Rick Scott and Donald Trump may or may not have a lot in common when it comes to politics. Scott is part of a new theory thrown into the Republican presidential race that could make a lot of sense for the Vice President position going forward, according NewsMax.
Donald Trump and Marco Rubio are playing nice with one another — and savaging Ted Cruz — because a backroom deal has been cut between the two to form a ticket with the real estate tycoon as the presidential nominee and the Florida senator as the second in command. But could the other really be Rick Scott?
The speculation about who the real estate tycoon will pick as his vice president is strong. There’s obviously a caveat or two when choosing a running mate.
First, Rick Scott and Donald Trump would be an interesting decision. The vice presidential picks are very, very difficult to handicap. It is an intensely personal decision that is extremely tightly held. It’s one of the last big secrets in the modern era of politics.
Second, the way people think about who a presidential nominee might pick as a vice president tends to depend on the oldest and crustiest of conventional wisdom. A candidate ca pick someone from a swing state they need to win. Or you pick someone whose experience or skill set complements your own.
Trump has broken every bit of conventional wisdom so far in this race. So the idea that Donald will suddenly start following the established rules of order in his vice presidential pick seems unlikely.
In fact, it’s much easier to figure out who Trump won’t pick than it is who he might. For example, Trump isn’t going to choose Cruz as his vice presidential nominee. The Donald seems to genuinely loathe the Texas senator, as his Tuesday morning Twitter barrage reveals for, approximately, the 1,000th time.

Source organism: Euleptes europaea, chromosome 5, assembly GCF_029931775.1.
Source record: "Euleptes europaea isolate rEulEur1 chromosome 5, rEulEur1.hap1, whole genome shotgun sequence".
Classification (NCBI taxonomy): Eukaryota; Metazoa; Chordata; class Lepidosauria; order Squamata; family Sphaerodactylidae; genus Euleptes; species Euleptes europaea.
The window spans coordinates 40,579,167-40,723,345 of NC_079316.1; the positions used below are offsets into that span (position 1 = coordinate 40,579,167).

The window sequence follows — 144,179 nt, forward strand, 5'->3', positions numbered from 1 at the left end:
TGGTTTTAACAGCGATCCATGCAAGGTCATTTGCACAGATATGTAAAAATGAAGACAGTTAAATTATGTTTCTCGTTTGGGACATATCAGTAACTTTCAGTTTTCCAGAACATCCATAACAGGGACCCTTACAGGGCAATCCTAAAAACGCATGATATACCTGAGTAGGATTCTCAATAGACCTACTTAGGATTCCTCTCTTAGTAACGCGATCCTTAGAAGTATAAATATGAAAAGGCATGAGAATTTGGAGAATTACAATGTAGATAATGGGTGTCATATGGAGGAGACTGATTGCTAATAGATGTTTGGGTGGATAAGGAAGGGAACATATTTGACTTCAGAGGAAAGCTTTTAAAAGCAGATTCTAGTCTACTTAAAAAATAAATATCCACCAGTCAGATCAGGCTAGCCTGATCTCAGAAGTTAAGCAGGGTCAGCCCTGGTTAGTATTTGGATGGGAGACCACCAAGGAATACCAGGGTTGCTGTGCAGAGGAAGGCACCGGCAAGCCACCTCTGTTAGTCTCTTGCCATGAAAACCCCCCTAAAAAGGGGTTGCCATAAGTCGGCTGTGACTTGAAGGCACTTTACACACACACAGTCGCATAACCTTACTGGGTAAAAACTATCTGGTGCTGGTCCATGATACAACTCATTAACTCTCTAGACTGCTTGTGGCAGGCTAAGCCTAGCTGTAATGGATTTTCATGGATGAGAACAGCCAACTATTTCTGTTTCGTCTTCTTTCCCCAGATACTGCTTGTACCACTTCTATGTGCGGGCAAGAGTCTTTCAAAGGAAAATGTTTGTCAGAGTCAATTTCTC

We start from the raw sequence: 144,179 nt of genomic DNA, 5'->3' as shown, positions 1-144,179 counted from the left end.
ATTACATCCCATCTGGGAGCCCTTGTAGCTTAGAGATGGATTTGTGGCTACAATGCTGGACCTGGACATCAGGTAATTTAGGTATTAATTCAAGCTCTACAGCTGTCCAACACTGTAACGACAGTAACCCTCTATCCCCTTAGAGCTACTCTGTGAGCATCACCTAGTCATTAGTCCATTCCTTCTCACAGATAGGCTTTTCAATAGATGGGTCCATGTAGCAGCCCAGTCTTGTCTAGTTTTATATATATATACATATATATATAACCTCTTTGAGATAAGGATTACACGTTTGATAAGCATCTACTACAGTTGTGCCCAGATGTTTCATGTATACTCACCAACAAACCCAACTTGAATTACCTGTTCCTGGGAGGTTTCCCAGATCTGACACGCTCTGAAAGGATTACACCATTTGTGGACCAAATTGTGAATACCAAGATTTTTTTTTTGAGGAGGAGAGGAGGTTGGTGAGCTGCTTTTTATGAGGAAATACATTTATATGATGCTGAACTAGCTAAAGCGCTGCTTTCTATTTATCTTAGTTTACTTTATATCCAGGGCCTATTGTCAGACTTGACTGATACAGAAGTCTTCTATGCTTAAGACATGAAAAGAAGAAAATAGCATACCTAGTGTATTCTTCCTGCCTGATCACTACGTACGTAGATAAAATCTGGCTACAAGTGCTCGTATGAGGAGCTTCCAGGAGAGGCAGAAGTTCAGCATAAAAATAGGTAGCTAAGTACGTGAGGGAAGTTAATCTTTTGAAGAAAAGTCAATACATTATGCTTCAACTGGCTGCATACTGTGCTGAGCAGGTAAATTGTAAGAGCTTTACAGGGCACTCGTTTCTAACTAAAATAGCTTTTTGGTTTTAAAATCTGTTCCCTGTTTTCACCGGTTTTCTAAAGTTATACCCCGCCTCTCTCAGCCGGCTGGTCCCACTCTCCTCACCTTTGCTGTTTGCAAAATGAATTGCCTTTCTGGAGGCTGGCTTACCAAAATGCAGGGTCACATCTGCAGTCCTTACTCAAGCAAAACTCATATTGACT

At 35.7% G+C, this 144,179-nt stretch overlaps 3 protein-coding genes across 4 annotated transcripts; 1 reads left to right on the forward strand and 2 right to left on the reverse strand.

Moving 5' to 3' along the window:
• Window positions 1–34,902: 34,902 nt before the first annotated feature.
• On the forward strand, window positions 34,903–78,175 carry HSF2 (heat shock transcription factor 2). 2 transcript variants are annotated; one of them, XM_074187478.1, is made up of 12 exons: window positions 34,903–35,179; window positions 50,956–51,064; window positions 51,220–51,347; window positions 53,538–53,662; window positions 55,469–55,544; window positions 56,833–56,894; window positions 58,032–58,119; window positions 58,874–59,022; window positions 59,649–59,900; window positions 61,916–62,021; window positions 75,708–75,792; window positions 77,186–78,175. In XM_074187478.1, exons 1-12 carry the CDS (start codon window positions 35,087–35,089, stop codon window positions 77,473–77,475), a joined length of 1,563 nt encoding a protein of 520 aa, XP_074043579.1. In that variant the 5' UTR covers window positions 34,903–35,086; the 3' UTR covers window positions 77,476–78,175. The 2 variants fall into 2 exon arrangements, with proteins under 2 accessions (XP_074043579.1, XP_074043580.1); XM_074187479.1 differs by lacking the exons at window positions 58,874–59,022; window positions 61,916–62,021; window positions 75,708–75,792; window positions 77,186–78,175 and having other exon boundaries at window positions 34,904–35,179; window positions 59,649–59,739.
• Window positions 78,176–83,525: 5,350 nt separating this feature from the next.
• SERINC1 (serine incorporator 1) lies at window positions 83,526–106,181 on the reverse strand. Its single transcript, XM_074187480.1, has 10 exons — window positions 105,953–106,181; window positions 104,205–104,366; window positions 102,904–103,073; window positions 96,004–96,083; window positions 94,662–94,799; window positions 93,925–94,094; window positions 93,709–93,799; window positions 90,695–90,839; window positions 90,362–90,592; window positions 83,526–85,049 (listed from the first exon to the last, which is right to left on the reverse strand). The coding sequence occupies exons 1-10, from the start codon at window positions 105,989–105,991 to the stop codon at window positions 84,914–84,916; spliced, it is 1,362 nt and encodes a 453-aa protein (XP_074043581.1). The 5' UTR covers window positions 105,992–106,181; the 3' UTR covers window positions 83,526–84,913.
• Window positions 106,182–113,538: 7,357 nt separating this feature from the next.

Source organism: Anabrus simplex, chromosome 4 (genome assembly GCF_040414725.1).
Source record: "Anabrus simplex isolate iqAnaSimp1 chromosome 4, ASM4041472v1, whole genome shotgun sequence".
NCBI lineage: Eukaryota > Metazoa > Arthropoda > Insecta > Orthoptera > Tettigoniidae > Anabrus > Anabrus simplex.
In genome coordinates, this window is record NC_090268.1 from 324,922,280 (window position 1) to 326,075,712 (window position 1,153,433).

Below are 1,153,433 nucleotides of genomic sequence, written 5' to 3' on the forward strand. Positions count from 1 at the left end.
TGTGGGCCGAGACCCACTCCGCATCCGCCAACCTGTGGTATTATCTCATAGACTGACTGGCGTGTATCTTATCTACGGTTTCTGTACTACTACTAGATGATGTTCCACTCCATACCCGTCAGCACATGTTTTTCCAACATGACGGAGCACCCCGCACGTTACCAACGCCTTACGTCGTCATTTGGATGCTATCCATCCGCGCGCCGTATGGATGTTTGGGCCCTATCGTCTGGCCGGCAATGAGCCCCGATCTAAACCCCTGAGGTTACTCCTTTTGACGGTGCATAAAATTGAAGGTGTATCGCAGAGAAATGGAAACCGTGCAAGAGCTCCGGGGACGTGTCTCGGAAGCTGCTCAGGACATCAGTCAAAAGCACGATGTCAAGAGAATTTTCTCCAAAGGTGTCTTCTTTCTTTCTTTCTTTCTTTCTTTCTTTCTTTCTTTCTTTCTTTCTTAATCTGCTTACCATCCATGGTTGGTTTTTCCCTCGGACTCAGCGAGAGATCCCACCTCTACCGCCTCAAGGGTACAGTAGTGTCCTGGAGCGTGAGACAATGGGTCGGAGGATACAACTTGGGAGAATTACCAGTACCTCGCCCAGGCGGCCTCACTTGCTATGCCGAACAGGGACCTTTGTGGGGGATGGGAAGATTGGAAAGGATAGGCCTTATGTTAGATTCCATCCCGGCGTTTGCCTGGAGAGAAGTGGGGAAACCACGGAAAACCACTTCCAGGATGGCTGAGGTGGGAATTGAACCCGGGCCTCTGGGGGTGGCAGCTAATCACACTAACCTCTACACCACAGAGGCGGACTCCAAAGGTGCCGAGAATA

Governor Scott is a governor of a large state. But Rick has his roots in the private sector — making millions as a health-care executive before he ran for office in 2010. And Scott got into the governor’s mansion by beating the Florida Republican establishment at its own game — sort of like Trump has done in this race.
Plus, don’t forget that Rick Scott was an early advocate of Donald Trump’s message: “I think he is capturing the frustration of many Americans after seven years of President Obama’s very intentional government takeover of the U.S. economy,” Scott wrote of Trump in a very favorable op-ed in USA Today in January.
Under normal circumstances, the fact that Scott’s company paid a $1.7 billion Medicare fraud penalty would be disqualifying. But this is Donald Trump and Rick Scott we are talking about in a very unusual race for the Republicans. Food for thought.